Compute the eigenvalues and right eigenvectors of a square array.

a(…, M, M) array

Matrices for which the eigenvalues and right eigenvectors will be computed

w(…, M) array

The eigenvalues, each repeated according to its multiplicity. The eigenvalues are not necessarily ordered. The resulting array will be of complex type, unless the imaginary part is zero in which case it will be cast to a real type. When a is real the resulting eigenvalues will be real (0 imaginary part) or occur in conjugate pairs

v(…, M, M) array

The normalized (unit “length”) eigenvectors, such that the column v[:,i] is the eigenvector corresponding to the eigenvalue w[i].


If the eigenvalue computation does not converge.

See also


eigenvalues of a non-symmetric array.


eigenvalues and eigenvectors of a real symmetric or complex Hermitian (conjugate symmetric) array.


eigenvalues of a real symmetric or complex Hermitian (conjugate symmetric) array.


Similar function in SciPy that also solves the generalized eigenvalue problem.


Best choice for unitary and other non-Hermitian normal matrices.


New in version 1.8.0.

Broadcasting rules apply, see the numpy.linalg documentation for details.

This is implemented using the _geev LAPACK routines which compute the eigenvalues and eigenvectors of general square arrays.

The number w is an eigenvalue of a if there exists a vector v such that a @ v = w * v. Thus, the arrays a, w, and v satisfy the equations a @ v[:,i] = w[i] * v[:,i] for \(i \in \{0,...,M-1\}\).

The array v of eigenvectors may not be of maximum rank, that is, some of the columns may be linearly dependent, although round-off error may obscure that fact. If the eigenvalues are all different, then theoretically the eigenvectors are linearly independent and a can be diagonalized by a similarity transformation using v, i.e, inv(v) @ a @ v is diagonal.

For non-Hermitian normal matrices the SciPy function scipy.linalg.schur is preferred because the matrix v is guaranteed to be unitary, which is not the case when using eig. The Schur factorization produces an upper triangular matrix rather than a diagonal matrix, but for normal matrices only the diagonal of the upper triangular matrix is needed, the rest is roundoff error.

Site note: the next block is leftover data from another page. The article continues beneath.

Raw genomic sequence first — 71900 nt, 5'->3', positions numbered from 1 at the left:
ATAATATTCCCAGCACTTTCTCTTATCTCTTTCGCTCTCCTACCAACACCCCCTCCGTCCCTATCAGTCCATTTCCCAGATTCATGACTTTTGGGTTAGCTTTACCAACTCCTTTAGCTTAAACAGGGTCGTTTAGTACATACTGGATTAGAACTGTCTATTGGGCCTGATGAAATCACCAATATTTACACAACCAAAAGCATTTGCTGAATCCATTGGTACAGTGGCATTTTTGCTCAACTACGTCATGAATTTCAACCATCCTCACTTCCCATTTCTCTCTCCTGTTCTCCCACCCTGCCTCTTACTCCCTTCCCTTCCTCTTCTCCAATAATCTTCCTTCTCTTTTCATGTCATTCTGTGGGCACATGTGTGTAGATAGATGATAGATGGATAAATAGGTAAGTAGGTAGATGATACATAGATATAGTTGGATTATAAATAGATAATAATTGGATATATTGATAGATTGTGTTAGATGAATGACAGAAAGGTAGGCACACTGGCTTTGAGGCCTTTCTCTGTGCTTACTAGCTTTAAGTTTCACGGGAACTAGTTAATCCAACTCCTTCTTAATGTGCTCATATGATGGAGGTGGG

Finally, it is emphasized that v consists of the right (as in right-hand side) eigenvectors of a. A vector y satisfying y.T @ a = z * y.T for some number z is called a left eigenvector of a, and, in general, the left and right eigenvectors of a matrix are not necessarily the (perhaps conjugate) transposes of each other.


G. Strang, Linear Algebra and Its Applications, 2nd Ed., Orlando, FL, Academic Press, Inc., 1980, Various pp.


>>> from numpy import linalg as LA

(Almost) trivial example with real e-values and e-vectors.

>>> w, v = LA.eig(np.diag((1, 2, 3)))
>>> w; v
array([1., 2., 3.])
array([[1., 0., 0.],
       [0., 1., 0.],
       [0., 0., 1.]])

Real matrix possessing complex e-values and e-vectors; note that the e-values are complex conjugates of each other.

>>> w, v = LA.eig(np.array([[1, -1], [1, 1]]))
>>> w; v
array([1.+1.j, 1.-1.j])
array([[0.70710678+0.j        , 0.70710678-0.j        ],
       [0.        -0.70710678j, 0.        +0.70710678j]])

Complex-valued matrix with real e-values (but complex-valued e-vectors); note that a.conj().T == a, i.e., a is Hermitian.

>>> a = np.array([[1, 1j], [-1j, 1]])
>>> w, v = LA.eig(a)
>>> w; v
array([2.+0.j, 0.+0.j])
array([[ 0.        +0.70710678j,  0.70710678+0.j        ], # may vary
       [ 0.70710678+0.j        , -0.        +0.70710678j]])

Be careful about round-off error!

>>> a = np.array([[1 + 1e-9, 0], [0, 1 - 1e-9]])
>>> # Theor. e-values are 1 +/- 1e-9
>>> w, v = LA.eig(a)
>>> w; v
array([1., 1.])
array([[1., 0.],
       [0., 1.]])